The Prevalence of Self-injurious Behaviour in Autism: A Meta-analytic Study

J Autism Dev Disord. 2020 Nov;50(11):3857-3873. doi: 10.1007/s10803-020-04443-1.


Self-injurious behaviour is purportedly common in autism, but prevalence rates have not yet been synthesised meta-analytically. In the present study, data from 14,379 participants in thirty-seven papers were analysed to generate a pooled prevalence estimate of self-injury in autism of 42% (confidence intervals 0.38-0.47). Hand-hitting topography was the most common form of self-injury (23%), self-cutting topography the least common (3%). Sub-group analyses revealed no association between study quality, participant intellectual disability or age and overall prevalence rate of self-injury. However, females obtained higher prevalence rates than males (p = .013) and hair pulling and self-scratching were associated with intellectual disability (p = .008 and p = .002, respectively). The results confirm very high rates of self-injury in autism and highlight within group risk-markers.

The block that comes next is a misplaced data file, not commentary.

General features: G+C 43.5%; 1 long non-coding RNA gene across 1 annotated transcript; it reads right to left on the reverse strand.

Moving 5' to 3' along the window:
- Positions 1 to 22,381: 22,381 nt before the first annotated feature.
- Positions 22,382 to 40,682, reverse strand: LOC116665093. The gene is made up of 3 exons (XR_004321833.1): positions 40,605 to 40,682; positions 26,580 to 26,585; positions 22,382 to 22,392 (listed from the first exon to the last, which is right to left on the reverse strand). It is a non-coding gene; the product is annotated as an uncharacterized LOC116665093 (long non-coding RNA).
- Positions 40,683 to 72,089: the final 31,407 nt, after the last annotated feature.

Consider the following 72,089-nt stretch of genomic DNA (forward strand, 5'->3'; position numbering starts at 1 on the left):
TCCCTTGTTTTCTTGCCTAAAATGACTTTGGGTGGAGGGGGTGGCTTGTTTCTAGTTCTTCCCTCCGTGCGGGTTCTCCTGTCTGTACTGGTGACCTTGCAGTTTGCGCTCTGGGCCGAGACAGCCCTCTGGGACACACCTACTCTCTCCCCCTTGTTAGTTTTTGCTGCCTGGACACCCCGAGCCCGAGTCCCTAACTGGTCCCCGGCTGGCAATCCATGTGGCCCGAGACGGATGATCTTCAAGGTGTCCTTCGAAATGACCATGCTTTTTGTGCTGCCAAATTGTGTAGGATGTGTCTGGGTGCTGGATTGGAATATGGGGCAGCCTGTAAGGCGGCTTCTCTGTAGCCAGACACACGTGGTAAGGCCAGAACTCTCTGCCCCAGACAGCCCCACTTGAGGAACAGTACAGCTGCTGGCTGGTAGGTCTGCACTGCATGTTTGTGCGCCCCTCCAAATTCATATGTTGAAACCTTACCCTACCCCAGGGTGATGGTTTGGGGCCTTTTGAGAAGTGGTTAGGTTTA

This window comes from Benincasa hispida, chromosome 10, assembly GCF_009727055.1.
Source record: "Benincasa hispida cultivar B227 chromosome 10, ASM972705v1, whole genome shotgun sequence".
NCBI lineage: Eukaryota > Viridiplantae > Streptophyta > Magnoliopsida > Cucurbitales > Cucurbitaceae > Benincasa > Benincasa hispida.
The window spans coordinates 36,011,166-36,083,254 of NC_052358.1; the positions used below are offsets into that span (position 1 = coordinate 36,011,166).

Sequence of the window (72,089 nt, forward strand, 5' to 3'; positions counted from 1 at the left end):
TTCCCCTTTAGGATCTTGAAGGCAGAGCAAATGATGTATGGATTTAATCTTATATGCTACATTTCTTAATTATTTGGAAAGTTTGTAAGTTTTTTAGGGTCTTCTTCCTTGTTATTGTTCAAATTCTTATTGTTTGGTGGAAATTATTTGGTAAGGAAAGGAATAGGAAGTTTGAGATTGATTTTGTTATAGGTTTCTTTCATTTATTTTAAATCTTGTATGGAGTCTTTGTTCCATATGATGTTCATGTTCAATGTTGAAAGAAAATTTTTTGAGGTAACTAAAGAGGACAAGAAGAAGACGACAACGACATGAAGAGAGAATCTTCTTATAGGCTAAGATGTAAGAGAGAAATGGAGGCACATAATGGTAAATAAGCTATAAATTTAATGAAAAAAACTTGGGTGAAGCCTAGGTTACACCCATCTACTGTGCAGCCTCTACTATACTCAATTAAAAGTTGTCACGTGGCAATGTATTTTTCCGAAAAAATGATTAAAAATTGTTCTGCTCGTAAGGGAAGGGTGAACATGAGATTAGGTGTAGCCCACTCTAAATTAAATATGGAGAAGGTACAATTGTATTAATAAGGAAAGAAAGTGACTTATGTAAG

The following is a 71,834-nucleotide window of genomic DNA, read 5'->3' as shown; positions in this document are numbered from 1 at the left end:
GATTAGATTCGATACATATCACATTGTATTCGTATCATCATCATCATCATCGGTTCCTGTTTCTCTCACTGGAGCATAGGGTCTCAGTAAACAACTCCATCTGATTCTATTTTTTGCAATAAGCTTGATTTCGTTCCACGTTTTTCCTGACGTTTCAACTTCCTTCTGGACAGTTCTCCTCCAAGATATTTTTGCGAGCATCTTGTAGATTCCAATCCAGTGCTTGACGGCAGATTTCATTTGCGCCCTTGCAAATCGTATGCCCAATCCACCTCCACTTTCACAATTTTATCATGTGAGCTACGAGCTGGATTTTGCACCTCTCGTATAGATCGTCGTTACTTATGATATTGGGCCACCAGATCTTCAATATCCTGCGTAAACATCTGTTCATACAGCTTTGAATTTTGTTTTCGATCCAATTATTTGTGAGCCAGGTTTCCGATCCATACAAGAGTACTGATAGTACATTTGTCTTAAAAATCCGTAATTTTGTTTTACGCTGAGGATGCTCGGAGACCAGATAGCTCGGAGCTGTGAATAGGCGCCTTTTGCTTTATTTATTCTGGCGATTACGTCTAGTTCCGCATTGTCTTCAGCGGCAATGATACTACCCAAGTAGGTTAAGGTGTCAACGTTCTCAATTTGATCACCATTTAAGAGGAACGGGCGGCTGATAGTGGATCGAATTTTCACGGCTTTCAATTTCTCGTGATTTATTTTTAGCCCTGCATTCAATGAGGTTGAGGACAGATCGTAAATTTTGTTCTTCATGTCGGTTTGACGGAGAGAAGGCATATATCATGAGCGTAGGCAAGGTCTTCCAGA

Keywords: Autism; Intellectual disability; Prevalence; Self-harm; Self-injurious behaviour.

Publication types

  • Meta-Analysis

MeSH terms

  • Adolescent
  • Autistic Disorder / diagnosis
  • Autistic Disorder / epidemiology*
  • Autistic Disorder / psychology
  • Female
  • Humans
  • Intellectual Disability / diagnosis
  • Intellectual Disability / epidemiology*
  • Intellectual Disability / psychology
  • Male
  • Prevalence
  • Self-Injurious Behavior / diagnosis
  • Self-Injurious Behavior / epidemiology*
  • Self-Injurious Behavior / psychology